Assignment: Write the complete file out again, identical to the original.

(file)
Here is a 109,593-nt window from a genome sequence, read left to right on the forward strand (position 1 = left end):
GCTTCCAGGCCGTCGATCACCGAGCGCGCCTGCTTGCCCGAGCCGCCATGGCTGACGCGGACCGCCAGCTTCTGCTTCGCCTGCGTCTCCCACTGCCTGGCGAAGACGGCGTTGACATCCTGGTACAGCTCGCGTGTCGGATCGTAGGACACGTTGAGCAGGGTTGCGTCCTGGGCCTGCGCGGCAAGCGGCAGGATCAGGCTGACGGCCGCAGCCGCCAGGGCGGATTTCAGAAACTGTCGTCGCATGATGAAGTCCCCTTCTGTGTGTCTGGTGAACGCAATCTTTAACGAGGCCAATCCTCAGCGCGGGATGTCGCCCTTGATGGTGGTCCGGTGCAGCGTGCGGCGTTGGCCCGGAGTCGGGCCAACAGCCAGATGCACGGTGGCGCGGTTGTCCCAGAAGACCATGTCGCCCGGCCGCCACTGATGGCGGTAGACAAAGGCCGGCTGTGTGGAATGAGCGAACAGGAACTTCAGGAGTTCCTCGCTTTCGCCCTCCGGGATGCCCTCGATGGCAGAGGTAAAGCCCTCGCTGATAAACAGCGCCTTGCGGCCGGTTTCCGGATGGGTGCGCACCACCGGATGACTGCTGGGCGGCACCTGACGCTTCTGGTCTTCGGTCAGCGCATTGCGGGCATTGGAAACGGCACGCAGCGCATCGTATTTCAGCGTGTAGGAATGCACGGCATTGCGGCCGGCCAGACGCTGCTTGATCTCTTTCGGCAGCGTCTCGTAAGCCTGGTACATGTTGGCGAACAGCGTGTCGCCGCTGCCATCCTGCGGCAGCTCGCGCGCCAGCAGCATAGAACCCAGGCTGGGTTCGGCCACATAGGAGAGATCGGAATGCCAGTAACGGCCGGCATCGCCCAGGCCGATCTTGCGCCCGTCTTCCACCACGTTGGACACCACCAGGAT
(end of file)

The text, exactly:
Here is a 109,593-nt window from a genome sequence, read left to right on the forward strand (position 1 = left end):
GCTTCCAGGCCGTCGATCACCGAGCGCGCCTGCTTGCCCGAGCCGCCATGGCTGACGCGGACCGCCAGCTTCTGCTTCGCCTGCGTCTCCCACTGCCTGGCGAAGACGGCGTTGACATCCTGGTACAGCTCGCGTGTCGGATCGTAGGACACGTTGAGCAGGGTTGCGTCCTGGGCCTGCGCGGCAAGCGGCAGGATCAGGCTGACGGCCGCAGCCGCCAGGGCGGATTTCAGAAACTGTCGTCGCATGATGAAGTCCCCTTCTGTGTGTCTGGTGAACGCAATCTTTAACGAGGCCAATCCTCAGCGCGGGATGTCGCCCTTGATGGTGGTCCGGTGCAGCGTGCGGCGTTGGCCCGGAGTCGGGCCAACAGCCAGATGCACGGTGGCGCGGTTGTCCCAGAAGACCATGTCGCCCGGCCGCCACTGATGGCGGTAGACAAAGGCCGGCTGTGTGGAATGAGCGAACAGGAACTTCAGGAGTTCCTCGCTTTCGCCCTCCGGGATGCCCTCGATGGCAGAGGTAAAGCCCTCGCTGATAAACAGCGCCTTGCGGCCGGTTTCCGGATGGGTGCGCACCACCGGATGACTGCTGGGCGGCACCTGACGCTTCTGGTCTTCGGTCAGCGCATTGCGGGCATTGGAAACGGCACGCAGCGCATCGTATTTCAGCGTGTAGGAATGCACGGCATTGCGGCCGGCCAGACGCTGCTTGATCTCTTTCGGCAGCGTCTCGTAAGCCTGGTACATGTTGGCGAACAGCGTGTCGCCGCTGCCATCCTGCGGCAGCTCGCGCGCCAGCAGCATAGAACCCAGGCTGGGTTCGGCCACATAGGAGAGATCGGAATGCCAGTAACGGCCGGCATCGCCCAGGCCGATCTTGCGCCCGTCTTCCACCACGTTGGACACCACCAGGAT